Diuretics, also known as “water pills,” are often given to patients with congestive heart failure, high blood pressure, or edema. Certain kinds of kidney or liver disease may also lead to diuretics being prescribed.
But did you know there may be natural alternatives? Talk to your provider about some of the following herbs, supplements, and dietary options with diuretic properties. Ask about dosages, potential allergic reactions, and drug interactions if you’re already taking medications.
To some, the dandelion is just a weed. But research has found that one of the plant’s compounds enhances kidney activity and increases the frequency of urination. Try dandelion in a tea.
This relative of the rose family is a powerful diuretic. It can reduce fluid buildup, which means it can also improve symptoms of congestive heart failure. Research has shown that the plant’s nutrients increase urinary excretion and flow. Hawthorn berries can also act as diuretics and may help treat kidney problems. Hawthorn is available as a tea.
A 2014 study found that horsetail extract had the same diuretic effects as prescription medications, but with fewer side effects. Horsetail may be a good alternative to prescription diuretics, especially if you’ve had problems with side effects. Horsetail is also available as a tea.
The juniper plant has been used as a diuretic since medieval times. Few modern-day studies have proven its benefits, but the evergreen has been shown to have a significant effect on urine volume in animals. Like many natural diuretics, juniper doesn’t seem to lower potassium levels like some drugs do. Try adding juniper as a flavoring for meat and game dishes.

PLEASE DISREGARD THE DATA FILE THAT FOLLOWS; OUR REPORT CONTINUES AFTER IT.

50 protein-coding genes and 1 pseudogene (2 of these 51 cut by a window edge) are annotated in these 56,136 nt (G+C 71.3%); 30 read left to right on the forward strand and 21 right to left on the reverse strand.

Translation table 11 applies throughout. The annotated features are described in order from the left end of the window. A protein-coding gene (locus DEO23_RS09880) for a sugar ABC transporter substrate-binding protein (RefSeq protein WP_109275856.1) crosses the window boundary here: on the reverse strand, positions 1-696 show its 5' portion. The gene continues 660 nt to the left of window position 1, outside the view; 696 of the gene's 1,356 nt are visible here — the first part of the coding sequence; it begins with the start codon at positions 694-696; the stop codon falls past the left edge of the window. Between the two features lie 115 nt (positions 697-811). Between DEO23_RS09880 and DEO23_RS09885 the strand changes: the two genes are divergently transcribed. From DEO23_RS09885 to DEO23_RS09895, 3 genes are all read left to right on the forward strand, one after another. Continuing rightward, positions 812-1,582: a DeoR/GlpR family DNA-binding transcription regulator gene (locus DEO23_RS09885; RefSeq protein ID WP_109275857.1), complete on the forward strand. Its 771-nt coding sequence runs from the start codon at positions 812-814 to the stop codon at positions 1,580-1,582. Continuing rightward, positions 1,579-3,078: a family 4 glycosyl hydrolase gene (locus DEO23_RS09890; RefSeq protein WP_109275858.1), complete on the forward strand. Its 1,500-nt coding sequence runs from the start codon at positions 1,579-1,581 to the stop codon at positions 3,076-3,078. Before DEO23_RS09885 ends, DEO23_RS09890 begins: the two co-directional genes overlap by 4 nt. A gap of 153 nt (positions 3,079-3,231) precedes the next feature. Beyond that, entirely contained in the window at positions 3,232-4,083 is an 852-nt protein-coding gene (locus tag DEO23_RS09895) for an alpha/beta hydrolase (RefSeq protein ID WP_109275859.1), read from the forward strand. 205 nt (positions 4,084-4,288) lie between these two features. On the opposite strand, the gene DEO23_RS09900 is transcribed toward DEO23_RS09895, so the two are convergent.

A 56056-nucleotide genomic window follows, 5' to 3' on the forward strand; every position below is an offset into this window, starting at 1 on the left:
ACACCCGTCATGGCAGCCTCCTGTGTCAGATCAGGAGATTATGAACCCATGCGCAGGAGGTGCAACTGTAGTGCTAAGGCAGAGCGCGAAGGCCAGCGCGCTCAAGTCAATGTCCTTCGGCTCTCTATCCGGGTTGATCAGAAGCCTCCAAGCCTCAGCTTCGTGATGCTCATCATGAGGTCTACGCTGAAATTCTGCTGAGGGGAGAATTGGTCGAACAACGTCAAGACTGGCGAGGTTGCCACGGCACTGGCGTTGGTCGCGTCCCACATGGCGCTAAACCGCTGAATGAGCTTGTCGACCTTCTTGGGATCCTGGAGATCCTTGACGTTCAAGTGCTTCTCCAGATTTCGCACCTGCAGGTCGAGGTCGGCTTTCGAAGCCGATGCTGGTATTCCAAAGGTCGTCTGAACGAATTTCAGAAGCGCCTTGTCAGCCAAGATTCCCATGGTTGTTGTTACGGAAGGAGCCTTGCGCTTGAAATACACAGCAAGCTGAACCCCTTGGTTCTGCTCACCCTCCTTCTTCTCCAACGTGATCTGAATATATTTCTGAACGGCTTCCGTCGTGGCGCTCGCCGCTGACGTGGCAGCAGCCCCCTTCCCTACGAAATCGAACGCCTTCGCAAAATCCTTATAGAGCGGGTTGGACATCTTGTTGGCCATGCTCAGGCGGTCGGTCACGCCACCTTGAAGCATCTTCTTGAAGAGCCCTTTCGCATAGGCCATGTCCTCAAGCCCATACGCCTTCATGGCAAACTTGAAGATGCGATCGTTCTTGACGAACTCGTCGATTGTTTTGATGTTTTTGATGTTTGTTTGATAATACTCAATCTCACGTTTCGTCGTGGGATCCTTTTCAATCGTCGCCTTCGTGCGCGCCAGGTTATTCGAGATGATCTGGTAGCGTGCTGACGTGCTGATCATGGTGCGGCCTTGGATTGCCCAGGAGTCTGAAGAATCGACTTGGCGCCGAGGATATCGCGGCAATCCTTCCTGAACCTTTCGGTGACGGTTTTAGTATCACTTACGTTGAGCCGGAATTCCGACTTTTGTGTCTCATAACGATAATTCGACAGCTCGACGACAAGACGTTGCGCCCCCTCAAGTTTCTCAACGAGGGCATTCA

5. Green and black tea
Every time you enjoy a hot cup of tea, you may be flushing excess fluid from your system. Both green and black teas have shown potential as natural diuretics. Watch out for late-night use and caffeine factor.
While parsley is mainly used as a garnish, it may be useful for people who are having trouble tolerating diuretic drugs. A 2002 study found that it may help with urinary volume. More recent research has also confirmed its diuretic properties.
This beautiful flower has more than just its looks. Roselle, a species of hibiscus, showed significant diuretic effects in one 2012 study. A different study from that same year also noted that hibiscus helped increase kidney filtration. Hibiscus is available as a tea.
8. Diuretic Foods
Besides these natural diuretics, cutting back on sodium and exercising more can also help reduce fluid buildup. Eating more fruits and vegetables that act as diuretics may be another beneficial solution. These foods include:
Additionally, be sure to exercise, increase your magnesium intake, eat K+ rich foods, stay hydrated, and consume less salt.
source: Healthline: The 8 Best Natural Diuretics to Eat or Drink
Dr. Saleeby was a speaker at the recent FLCCC conference, ‘Emerging Approaches to Treating Spike Protein-Induced Diseases.’ Register now to view his lecture and gain access to over 12 hours of educational content.